Winter’s hottest new ‘in’ activity: birdfeeding
Courtesy of ARA Content
Bird feeding is in. More than 65 million Americans are doing it, according to the U.S. Fish and Wildlife Service.
Bird feeding draws plenty of devotees, and it’s easy to see why. Attracting birds to your back yard is a relatively low-cost way to relax, enjoy nature and beautify your winter surroundings. And it can be done by people of virtually all ages and levels of physical ability.
The majority of North American birds suffer from loss of habitat. Investment in avian habitat will return valuable dividends for birds and tons of backyard enjoyment for us. Now, as a new season is just beginning, it’s a perfect time to get started.
To attract the widest variety of birds, landscape your property with plants that offer birds cover and natural foods and always provide a source of water.
Need for feeders
When the ground is covered with snow and ice, it’s hard to resist just tossing seed out the door. But it’s healthier for the birds to get their “hand-outs” at a feeding station, off the ground. Food that sits on the ground for even a short time is exposed to potential contamination by dampness, mold, bacteria, animal droppings, lawn fertilizers and pesticides.
Sometimes it can seem like forever before birds notice a new feeder. Be patient, and they will eventually come. And remember, if you fill your feeder only after it’s been empty for a while, the birds will look for food elsewhere. They’ll return as long as you continue to fill it.
There are a multitude of feeders out there to choose from. Check out Web sites like www.BirdWatcherSupply.com for some good choices.
Winter feed and seed: food for fat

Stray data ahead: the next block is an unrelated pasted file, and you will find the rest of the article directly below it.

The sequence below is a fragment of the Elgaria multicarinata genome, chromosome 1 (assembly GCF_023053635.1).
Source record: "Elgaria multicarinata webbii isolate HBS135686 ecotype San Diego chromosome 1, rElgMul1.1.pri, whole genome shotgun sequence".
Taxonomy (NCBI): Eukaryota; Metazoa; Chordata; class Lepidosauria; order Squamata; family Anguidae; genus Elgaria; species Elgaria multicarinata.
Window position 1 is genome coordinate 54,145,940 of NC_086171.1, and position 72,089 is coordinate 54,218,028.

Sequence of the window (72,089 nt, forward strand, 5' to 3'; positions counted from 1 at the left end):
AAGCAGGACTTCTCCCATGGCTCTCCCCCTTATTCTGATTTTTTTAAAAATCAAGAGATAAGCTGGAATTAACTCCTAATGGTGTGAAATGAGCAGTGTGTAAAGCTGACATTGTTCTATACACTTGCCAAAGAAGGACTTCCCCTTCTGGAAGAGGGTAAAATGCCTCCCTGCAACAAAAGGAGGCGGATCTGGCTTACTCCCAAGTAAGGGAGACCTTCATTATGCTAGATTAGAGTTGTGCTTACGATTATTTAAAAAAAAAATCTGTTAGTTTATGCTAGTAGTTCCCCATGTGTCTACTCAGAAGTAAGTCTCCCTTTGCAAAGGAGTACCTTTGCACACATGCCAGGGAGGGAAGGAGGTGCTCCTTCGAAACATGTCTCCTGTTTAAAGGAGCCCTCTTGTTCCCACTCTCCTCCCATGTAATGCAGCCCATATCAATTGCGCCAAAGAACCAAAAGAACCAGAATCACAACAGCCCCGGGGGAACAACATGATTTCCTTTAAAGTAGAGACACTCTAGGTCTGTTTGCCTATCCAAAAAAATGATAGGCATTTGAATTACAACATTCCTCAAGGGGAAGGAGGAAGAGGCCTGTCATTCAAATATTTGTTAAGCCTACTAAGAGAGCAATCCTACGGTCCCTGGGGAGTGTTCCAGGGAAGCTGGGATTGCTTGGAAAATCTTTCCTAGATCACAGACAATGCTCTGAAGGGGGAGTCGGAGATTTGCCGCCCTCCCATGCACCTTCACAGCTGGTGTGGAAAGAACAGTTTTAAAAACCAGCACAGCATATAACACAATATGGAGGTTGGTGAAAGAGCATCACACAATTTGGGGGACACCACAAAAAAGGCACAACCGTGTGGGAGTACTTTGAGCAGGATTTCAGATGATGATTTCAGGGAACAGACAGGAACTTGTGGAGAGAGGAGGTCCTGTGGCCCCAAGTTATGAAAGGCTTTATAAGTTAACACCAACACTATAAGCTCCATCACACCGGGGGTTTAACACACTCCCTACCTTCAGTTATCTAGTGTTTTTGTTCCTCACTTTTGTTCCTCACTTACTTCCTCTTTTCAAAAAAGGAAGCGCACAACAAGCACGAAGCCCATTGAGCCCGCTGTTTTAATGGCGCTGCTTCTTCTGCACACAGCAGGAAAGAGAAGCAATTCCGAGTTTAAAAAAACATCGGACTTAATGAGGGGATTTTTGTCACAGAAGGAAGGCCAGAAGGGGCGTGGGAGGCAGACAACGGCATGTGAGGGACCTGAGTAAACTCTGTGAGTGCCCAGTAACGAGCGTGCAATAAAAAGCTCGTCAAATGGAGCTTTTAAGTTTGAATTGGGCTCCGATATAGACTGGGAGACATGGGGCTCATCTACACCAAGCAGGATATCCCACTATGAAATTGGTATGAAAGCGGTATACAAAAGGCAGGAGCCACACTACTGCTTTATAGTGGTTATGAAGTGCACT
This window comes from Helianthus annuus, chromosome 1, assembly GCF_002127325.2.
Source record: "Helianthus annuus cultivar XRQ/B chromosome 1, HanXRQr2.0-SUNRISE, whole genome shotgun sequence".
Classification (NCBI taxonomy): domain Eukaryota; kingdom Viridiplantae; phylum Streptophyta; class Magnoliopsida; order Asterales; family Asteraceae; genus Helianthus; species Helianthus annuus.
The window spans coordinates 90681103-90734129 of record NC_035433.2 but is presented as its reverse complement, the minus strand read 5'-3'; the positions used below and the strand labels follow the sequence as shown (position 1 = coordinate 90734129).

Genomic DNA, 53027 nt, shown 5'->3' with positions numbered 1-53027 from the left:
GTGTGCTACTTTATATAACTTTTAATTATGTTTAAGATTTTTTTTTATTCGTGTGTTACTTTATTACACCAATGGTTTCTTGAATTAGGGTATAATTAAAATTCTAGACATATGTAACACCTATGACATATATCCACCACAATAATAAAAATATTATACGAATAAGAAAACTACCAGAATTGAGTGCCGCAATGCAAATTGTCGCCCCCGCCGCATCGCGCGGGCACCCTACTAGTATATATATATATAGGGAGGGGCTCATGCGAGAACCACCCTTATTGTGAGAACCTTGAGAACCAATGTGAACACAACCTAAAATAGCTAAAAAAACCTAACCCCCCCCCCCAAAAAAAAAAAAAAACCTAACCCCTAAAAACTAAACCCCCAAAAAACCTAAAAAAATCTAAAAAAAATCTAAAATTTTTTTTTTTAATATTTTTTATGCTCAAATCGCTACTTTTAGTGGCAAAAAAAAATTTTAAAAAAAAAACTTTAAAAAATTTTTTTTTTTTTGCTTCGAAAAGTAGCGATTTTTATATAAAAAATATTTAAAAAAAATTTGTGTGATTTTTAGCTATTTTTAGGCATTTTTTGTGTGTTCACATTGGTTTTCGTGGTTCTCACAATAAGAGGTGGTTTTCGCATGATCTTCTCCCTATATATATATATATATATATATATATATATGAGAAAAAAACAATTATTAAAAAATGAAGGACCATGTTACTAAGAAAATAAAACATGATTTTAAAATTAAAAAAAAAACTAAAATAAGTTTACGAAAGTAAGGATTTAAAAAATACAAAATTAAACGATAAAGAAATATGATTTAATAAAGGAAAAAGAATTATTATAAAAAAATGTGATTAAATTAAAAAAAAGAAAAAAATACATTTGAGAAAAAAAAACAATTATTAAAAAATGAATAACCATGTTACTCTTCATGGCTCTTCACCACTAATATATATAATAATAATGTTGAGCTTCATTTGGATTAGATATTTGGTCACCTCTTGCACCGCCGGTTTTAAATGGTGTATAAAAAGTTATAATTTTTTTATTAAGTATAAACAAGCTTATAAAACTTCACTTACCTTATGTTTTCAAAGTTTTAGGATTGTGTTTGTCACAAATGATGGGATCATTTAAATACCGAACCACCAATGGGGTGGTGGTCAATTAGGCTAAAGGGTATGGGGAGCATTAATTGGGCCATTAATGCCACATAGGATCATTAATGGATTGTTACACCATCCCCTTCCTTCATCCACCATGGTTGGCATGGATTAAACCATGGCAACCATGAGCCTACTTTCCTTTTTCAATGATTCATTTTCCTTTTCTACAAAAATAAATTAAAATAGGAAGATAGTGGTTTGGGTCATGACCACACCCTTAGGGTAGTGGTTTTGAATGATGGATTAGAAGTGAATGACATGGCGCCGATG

Winter weather is hard on birds. Their calorie requirements increase, food becomes hard to find, snow covers up seeds, and ice storms seal away the tree buds and wild fruits. Tiny birds must eat a third to three-quarters of their weight each day. When the temperature dips below zero, easy meals at a feeder can mean the difference between life and death.
It’s important to stock your feeder with high-quality foods that will provide birds with the most fat, nutrients and energy. Look for a feed like Cole’s that is nutritious, preserves freshness, and gives you the most feed for your dollar. Cole’s Oil Sunflower is more than 99 percent pure, and is cleaned more than four times to ensure there are more seeds and fewer sticks in each bag. The feed is also nitrogen-purge packaged, just like potato chips, to ensure freshness and insect-free feed.
Birds love suet. It’s the solid fat rendered from beef, venison or vegetables that provides concentrated energy to help birds make it through freezing winter days and nights.
Cole’s Wild Bird Products offers a good selection of suet cakes formulated to attract the largest variety and number of wild birds as well as specific bird species. They also have a new Hot Meats suet cake. This product is infused with habanero chili pepper—a patented technology researched and approved by scientists from Cornell to keep squirrels away. Birds love it, and squirrels hate it, finally solving the age-old problem of squirrels at your feeder.
To cater to seed-loving birds, try Cole’s Nutberry Suet Blend. It’s a unique seed blend mix of premium human-grade cherries, apples and blueberry-flavored cranberries, preferred nuts, nutritious insect suet kibbles, and whole kernel sunflower meats. It appeals to both fruit- and insect-loving songbirds.
Birds, like humans, do have food preferences. Feed them what they like, and they’ll keep coming back for more.
For more information about Cole’s Feed, visit www.coleswildbird.com.
From the December 9-15, 2009 issue
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